B. Know your science terms. This is part of knowing the material enough to be able to defend it in a conversation with a compelling degree of consensus to back up what you say. If you're going to make claims about a technical attribute, or specific technology or trend, you must have some data to backup what you're saying. Using the reference of "Peter Joseph said this", or "Jacque Fresco said that", or "Buckminster Fuller said such & such" is not data, it antagonizes the cult of personality and allows people an easy way out to shut you down and dismiss the information.
C. In scientific terms, an RBE model is a hypothesis supported by Inductive Reasoning. This is important because it's important to know to WHAT degree we are responsible for proving the claims we make to the public. We are not responsible for directly proving an RBE can work. We will only "know" it will work once we see it action through observation. Therefore, what we ARE responsible for is showing that the Premise of an RBE is solid, that such a model can work.
This model is based on component ideas. For Example: NASA scientists were not responsible for showing that the very first rocket launch was going to work before they launched it. They were responsible for showing what the components ideas of the rocket were and that the overall idea of the rocket appeared solid before they launched it.
D. Be willing to define your terms. This may be something that you do early on in any conversation. Part of your responsibility for showing that the Inductive Reasoning is solid involves defining your terms when addressing observations of the current system, i.e.:
what we mean by "not sustainable"
Defining what IS sustainable
Defining what is "progress"
How do you get to "what is sustainable"?
A. Whenever an advocate get hits with a question they cannot answer they sometimes respond the wrong way by saying something along the lines of "Do you own research!"... If you have to tell someone else to do their own research, YOU are the one that has not done enough research yourself. Never tell the other person that they have to take the initiative. That is not the responsibility of the other person (or group) when you're debating TZM's train of thought.
If you're not prepared to answer a question, at least be willing to take the challengers contact info and say "I will look into that and get back to you." Saying "I don't know" is one of the best things you can do, because it helps show your level of honesty and it keeps the channels of communication open.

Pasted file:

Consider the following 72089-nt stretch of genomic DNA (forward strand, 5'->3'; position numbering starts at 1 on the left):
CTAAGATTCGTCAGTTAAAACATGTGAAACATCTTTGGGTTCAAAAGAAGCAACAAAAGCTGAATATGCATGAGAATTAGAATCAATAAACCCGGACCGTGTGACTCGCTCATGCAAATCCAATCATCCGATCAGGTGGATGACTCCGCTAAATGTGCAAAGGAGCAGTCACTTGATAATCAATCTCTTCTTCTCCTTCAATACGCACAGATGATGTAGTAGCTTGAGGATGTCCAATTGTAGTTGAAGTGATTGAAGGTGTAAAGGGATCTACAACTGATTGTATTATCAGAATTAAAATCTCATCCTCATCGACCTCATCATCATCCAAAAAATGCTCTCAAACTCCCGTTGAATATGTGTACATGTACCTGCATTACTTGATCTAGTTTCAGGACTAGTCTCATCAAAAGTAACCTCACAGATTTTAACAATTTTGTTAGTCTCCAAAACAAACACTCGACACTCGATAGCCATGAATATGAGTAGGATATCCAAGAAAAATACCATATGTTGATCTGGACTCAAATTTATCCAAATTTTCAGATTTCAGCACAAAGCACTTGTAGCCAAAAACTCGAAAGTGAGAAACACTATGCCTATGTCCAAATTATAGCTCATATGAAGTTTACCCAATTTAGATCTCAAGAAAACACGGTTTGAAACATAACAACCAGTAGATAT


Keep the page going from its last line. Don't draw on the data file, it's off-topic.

B. Do not go unarmed with your information resources. Be prepared to have citations to backup what you're saying. The new TZM Orientation Guide has many links & footnotes to data sources, references, journals & statistics, etc to backup the observations and proposals made.
C. Do not simply make claims about an RBE along the lines of "there will be no government and no laws". This is incorrect and confusing. You might have heard someone like Jacque Fresco (of the Venus Project) make a statement to this effect, but meaning something very different from the fanciful surface impression one will often interpret. You may want to make distinct that a "law" is presently used as a deterrent to certain behaviors in society. In contrast, as with TZM's train-of-thought, the aim is to reduce the propensity for police, prisons and laws through a system's approach to social operation and problem solving.
Or similar if you state there would just be "no military". Again, this is confusing and hard to think of in today's world. Rather, the aim would be that military would evolve into non-violent, problem-solving applications: rescue, research, engineering, natural disaster relief, etc..
D. When using the term "artificial intelligence" be aware that this is a youthful technology that has yet to see a widespread, practical application in our social landscape. What Peter [Joseph] is talking about when speaking about modern technology, especially computer systems used in industry today, is that he's referencing the current state of computing, not some projection of A.I. He also presents what difference there could be by having the current state of computing working in application today rather than the cost-limited, non-integrated, stratified application of technology that we currently have.
E. When talking about "abundance" be sure to define your terms. We are talking about strategic access abundance through a "non-monetary limitation" in providing for human needs. This is where thinking in Systems* can help.
Even with these tips, I generally don't go into debate since our current use of debate tends to be a battle for dominance with someone being right and the loser being wrong. I find little use for such means as tool for changing one's values or the values of others. I want to thank Christopher Gray (aka Tanoro) of the Louisana Chapter for presenting this conversation at a USA Chapter meeting which this blogpost is based on. To further your understanding of the Zeitgeist Movement's train-of-thought, please download and read Part 1 of the new TZM Orientation Guide. Your own personal understanding is of this direction, coupled with your ability to communicate it to others, is where the value shift takes place, and then grows from there..
*In this context the word "Systems" is used to refer specifically to self-regulating systems that are self-correcting through feedback. Self-regulating systems are found in nature, including the physiological systems of our body, in local and global ecosystems, in the earth's climate, and in human learning processes.